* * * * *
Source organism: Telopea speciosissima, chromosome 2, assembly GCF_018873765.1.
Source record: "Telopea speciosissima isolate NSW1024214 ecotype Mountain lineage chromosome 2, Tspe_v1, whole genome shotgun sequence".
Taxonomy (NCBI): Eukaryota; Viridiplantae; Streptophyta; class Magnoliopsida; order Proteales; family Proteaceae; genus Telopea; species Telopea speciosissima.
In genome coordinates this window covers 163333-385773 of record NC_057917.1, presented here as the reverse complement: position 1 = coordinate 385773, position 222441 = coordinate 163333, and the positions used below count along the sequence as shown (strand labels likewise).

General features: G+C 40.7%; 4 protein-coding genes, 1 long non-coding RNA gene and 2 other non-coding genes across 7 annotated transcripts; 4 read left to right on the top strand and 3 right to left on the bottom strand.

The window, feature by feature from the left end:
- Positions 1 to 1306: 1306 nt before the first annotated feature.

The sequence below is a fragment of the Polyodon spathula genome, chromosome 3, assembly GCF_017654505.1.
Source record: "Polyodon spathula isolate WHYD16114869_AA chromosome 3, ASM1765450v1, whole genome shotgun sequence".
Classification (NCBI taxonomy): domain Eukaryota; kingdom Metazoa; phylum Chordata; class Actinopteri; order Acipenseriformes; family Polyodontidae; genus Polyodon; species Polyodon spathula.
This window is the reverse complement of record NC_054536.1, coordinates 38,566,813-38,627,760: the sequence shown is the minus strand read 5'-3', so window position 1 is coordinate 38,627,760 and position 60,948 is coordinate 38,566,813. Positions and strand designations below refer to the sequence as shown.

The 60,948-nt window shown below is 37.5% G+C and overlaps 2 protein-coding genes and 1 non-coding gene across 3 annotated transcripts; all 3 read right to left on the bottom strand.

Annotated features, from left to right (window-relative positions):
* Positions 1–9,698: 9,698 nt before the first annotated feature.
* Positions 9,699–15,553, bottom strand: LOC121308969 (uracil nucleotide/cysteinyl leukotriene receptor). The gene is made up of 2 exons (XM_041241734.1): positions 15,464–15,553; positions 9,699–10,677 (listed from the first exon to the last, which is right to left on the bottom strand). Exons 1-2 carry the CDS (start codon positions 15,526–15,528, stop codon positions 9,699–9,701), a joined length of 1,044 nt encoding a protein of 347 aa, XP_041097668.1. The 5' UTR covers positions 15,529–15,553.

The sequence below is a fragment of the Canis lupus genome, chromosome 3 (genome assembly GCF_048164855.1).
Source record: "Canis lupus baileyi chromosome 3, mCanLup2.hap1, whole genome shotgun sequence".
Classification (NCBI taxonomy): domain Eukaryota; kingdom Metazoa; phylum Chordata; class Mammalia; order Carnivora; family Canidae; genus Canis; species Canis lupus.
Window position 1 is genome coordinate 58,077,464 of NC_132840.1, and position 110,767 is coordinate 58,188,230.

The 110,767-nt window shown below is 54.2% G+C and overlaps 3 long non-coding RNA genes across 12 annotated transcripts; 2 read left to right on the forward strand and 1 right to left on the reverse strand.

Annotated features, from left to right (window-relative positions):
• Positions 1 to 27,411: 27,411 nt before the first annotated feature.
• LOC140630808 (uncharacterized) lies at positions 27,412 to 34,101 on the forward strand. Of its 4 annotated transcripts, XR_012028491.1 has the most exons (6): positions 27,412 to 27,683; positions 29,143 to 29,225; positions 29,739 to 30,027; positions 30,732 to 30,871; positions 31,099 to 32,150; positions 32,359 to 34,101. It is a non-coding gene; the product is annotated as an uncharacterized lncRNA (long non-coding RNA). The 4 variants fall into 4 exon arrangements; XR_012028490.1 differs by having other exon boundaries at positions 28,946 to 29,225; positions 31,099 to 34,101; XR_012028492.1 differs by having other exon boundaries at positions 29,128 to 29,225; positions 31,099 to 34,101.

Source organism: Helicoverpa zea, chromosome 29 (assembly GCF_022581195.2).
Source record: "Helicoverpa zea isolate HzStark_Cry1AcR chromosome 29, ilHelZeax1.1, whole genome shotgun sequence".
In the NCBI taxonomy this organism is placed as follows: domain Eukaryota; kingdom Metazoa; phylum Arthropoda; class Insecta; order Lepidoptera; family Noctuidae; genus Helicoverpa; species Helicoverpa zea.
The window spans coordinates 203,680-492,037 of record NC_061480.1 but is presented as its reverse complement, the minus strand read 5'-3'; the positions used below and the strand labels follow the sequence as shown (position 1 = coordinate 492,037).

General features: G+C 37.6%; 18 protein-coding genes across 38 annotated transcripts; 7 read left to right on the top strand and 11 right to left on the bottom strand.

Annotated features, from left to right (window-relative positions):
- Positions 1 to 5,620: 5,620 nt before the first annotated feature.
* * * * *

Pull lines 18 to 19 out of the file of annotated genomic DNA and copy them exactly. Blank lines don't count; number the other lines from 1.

Classification (NCBI taxonomy): domain Eukaryota; kingdom Metazoa; phylum Chordata; class Mammalia; order Carnivora; family Canidae; genus Canis; species Canis lupus.
Window position 1 is genome coordinate 58,077,464 of NC_132840.1, and position 110,767 is coordinate 58,188,230.